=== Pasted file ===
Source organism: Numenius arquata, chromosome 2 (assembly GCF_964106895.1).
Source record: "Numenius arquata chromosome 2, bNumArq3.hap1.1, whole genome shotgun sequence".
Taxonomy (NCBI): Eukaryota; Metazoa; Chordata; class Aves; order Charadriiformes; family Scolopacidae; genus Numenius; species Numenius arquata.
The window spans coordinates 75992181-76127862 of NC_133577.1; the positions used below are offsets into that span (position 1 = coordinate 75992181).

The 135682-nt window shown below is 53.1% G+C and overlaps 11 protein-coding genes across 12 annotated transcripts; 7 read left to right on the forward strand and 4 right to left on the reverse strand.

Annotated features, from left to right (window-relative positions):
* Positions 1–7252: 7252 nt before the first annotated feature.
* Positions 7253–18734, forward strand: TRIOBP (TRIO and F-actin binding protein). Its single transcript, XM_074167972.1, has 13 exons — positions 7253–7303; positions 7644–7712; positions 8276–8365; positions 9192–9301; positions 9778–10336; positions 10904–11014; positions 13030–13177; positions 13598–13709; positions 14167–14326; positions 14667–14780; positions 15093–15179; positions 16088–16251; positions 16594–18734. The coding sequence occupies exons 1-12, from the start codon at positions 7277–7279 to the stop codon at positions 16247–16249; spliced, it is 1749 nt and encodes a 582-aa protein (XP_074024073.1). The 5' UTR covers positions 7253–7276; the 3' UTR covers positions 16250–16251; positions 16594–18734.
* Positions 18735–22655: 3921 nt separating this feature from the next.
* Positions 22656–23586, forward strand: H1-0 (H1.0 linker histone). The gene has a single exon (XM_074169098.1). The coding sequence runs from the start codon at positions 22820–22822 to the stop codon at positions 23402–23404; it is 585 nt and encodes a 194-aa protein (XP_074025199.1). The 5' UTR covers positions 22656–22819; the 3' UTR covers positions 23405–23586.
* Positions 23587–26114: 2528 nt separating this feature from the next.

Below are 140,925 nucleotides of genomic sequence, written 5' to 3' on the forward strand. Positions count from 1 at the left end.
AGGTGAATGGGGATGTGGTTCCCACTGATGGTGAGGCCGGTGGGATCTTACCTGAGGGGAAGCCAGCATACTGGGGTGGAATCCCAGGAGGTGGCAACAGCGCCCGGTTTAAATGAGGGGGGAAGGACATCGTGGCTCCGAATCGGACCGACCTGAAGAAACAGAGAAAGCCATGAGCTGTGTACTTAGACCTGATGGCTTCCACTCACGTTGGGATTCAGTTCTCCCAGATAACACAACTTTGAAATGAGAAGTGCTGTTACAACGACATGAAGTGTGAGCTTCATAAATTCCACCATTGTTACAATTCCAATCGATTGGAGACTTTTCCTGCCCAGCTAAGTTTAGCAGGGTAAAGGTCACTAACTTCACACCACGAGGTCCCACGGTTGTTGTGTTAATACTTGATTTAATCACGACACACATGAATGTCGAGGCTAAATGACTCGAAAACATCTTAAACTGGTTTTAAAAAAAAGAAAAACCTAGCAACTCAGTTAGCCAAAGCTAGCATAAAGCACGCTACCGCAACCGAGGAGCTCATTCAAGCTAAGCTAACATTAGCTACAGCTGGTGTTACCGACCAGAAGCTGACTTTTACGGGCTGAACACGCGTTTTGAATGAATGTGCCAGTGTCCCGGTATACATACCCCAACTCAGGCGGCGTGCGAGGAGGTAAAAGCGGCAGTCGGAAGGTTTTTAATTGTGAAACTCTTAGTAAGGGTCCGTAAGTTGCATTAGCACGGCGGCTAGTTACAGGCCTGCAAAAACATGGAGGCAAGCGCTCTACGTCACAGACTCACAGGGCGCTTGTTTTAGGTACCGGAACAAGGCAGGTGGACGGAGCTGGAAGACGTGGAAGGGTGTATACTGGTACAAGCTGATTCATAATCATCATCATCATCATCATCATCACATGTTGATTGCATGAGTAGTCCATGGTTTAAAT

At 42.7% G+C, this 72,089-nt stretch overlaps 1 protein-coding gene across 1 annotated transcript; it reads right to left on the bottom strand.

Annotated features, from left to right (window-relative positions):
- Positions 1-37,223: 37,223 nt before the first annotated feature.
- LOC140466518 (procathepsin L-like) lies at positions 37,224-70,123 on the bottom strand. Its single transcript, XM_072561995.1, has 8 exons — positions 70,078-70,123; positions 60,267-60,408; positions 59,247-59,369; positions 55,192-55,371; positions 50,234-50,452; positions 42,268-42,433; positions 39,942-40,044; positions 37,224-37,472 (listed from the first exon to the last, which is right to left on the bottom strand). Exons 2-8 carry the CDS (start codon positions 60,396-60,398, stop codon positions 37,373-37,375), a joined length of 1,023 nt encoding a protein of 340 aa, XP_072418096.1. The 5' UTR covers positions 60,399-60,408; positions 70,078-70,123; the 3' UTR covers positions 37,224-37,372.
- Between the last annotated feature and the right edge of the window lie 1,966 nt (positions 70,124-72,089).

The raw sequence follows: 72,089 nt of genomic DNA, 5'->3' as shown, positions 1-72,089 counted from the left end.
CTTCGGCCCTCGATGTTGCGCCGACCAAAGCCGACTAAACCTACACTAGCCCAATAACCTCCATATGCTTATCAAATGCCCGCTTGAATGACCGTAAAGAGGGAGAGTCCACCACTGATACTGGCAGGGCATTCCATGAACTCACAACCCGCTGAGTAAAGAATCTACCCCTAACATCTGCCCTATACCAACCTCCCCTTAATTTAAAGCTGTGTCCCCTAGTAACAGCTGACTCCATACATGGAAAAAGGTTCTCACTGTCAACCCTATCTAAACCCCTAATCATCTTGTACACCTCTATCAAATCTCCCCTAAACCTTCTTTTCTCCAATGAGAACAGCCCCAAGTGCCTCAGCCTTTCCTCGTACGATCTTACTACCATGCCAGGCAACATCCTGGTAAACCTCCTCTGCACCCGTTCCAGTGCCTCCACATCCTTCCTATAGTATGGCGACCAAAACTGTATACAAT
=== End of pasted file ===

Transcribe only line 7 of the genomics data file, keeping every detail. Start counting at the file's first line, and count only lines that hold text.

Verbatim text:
* Positions 1–7252: 7252 nt before the first annotated feature.